Voice search, the topic that is on the virtual tip of every marketer’s tongue, currently accounts for one out of every five Google mobile searches — and that number is expected to grow over time as digital assistants and smart home devices become more commonplace. For the modern-day SEO, the shift from manual text queries to voice commands has been subtle over time, but the potential impact over the next few years could be game-changing.
To prepare for the voice search revolution, it is essential that marketers understand the difference between market growth and consumer adoption, the nuances of conversational search and natural language and the role that AI and machine learning play in SERP responses. Just as with any emerging trend in our industry, it is important to plan now to ensure you stay one step ahead of the search curve.
All major technology providers, not just Google, are investing in virtual assistants — and by extension, voice search. Google has Google Assistant, Apple has Siri, Amazon has Alexa, Microsoft has Cortana and Samsung has their new Bixby.
These voice-enabled digital assistants are playing an increasingly larger part in consumers’ everyday lives. For example, on your way to work, you may use voice commands to send messages, listen to mail or navigate via your in-car system. At work, you may use voice search on your Mac (Siri) or PC (Cortana) to manage your schedule. And when you get home, Amazon Echo or Google Home may help you choose your favorite TV show or film on Netflix.
While voice search is becoming part of consumers’ everyday lives, many marketers still don’t have a plan for voice search. This disconnect may indicate that while consumers are ready, marketers may not be fully prepared. According to research from BrightEdge (disclosure: my company), 31 percent of marketers see voice search as the next big thing. However, approximately 62 percent have no plans to prepare for voice search.
These findings suggest that marketers can see the consumer trend but are not prepared. If they don’t address the trend, brands will not meet their consumers’ expectations.
To capitalize on the opportunity and bridge the gap to meet consumer expectations, it is vital to understand the relationship between voice, mobile and local — and to adapt your optimization strategies accordingly.
Below, I share some insights on voice search and provide some optimization tips.
One of the biggest mistakes a marketer can make with voice search concerns intent. In many of my previous articles, I have gone into deep detail on the importance of understanding intent, leveraging intent signals and optimizing for the user accordingly. With voice search, understanding intent becomes even more important, and navigating the nuances is critical to success. The rise in conversational search is one of the main reasons voice search is on the rise.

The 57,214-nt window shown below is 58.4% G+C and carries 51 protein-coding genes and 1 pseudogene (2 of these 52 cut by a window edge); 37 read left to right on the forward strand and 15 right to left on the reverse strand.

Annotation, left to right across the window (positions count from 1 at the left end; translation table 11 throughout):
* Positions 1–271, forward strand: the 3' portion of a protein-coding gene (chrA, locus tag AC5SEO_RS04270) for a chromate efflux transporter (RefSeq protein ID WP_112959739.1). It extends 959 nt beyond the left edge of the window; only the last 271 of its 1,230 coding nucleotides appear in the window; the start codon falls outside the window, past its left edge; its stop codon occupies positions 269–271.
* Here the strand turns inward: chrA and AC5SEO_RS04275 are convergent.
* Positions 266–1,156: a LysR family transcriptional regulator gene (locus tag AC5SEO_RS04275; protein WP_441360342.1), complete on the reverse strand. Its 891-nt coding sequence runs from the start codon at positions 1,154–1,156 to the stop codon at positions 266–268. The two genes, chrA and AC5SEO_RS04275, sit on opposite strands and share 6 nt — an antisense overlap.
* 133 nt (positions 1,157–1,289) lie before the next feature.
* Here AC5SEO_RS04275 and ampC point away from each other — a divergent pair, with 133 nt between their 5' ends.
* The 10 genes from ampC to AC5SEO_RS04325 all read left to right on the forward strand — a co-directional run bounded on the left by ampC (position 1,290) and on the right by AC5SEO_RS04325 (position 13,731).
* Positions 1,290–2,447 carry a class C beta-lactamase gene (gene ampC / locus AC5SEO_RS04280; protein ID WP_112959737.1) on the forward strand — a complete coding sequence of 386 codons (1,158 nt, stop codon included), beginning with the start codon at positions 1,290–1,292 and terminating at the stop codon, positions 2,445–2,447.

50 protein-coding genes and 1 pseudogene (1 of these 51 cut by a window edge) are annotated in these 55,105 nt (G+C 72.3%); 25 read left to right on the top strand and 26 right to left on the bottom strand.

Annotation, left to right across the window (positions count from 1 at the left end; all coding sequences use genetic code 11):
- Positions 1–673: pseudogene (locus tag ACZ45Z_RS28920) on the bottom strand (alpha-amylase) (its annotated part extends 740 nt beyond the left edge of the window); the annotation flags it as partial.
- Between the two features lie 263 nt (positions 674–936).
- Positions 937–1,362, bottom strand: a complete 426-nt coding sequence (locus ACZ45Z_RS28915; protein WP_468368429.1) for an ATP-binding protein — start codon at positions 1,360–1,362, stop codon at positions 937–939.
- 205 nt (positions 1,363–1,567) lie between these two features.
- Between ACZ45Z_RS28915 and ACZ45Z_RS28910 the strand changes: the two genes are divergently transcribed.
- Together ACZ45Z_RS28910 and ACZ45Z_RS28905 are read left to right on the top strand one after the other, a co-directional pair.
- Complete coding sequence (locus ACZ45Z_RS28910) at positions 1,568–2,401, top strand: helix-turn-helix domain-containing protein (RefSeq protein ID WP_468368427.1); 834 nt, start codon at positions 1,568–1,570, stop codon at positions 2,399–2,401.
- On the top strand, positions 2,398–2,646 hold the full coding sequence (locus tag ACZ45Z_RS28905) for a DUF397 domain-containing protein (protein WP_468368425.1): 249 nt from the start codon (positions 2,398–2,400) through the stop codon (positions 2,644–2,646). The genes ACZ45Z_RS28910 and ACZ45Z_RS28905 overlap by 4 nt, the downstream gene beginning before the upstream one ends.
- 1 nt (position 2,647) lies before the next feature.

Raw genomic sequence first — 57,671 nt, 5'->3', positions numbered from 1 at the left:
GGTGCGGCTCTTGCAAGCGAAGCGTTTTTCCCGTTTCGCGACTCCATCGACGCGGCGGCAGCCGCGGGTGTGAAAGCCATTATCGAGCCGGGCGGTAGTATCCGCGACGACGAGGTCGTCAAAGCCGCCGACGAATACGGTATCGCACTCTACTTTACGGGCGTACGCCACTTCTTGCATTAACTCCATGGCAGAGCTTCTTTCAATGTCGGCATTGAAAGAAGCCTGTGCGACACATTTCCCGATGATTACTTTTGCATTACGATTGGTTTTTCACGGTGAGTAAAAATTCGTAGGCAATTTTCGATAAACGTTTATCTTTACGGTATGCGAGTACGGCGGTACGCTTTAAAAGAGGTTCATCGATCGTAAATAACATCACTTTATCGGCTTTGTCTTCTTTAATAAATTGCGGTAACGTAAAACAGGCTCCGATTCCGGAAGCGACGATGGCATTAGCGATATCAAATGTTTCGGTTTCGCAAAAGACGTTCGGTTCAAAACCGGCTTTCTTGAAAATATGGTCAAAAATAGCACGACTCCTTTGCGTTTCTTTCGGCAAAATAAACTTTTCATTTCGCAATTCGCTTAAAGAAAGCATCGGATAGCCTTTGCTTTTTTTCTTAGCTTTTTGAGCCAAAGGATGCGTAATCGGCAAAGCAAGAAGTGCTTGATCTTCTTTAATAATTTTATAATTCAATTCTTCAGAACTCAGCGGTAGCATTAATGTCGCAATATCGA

In fact, Google reports that 70 percent of the queries that Google Assistant receives consist of natural language — in other words, a searcher is speaking to their digital search device in the same way that they would ask a question of another person. This is very different from the way they interact with a text search box. Compared to traditional text search over the last 10 years — where marketers’ focus was on keywords and their implicit meanings — voice search queries are more conversational in nature and can reveal new levels of intent.
For example, when looking for a restaurant with text search, I may type in, “lunch in San Mateo.” When I use voice search, my query may change to, “What restaurants are open in San Mateo?” or “What restaurants are open now for lunch?” Voice search queries are longer than their text-based counterparts and normally focus around “who,” “what,” “where,” “when,” “why” and “how.” What’s more, according to Google’s Mariya Moeva, voice searches on Google are 30 times more likely than text searches to be action queries.
Voice, mobile and local search are on a path to convergence. Mobile devices have disrupted search by giving users the ability to perform on-the-go local queries, and the artificial intelligence behind voice search is introducing new methods of query and different experiences for users.
It is important to note that a key difference between text and voice search is that when a person activates voice search, what is considered the best answer is normally the only answer. So it is a winner-take-all search result. I think this increases the importance of SEO skills and bodes well for its skilled practitioners.
Voice search makes it even easier for customers to ask hyper-local queries, which is significant in the context of a mobile-rich environment. As a marketer, it is important to consider how users execute search queries differently when speaking to mobile devices versus exploring the web via a desktop computer. Voice searches tend to contain slightly different words, such as “close” or “nearby,” which are not commonly used on desktop computers.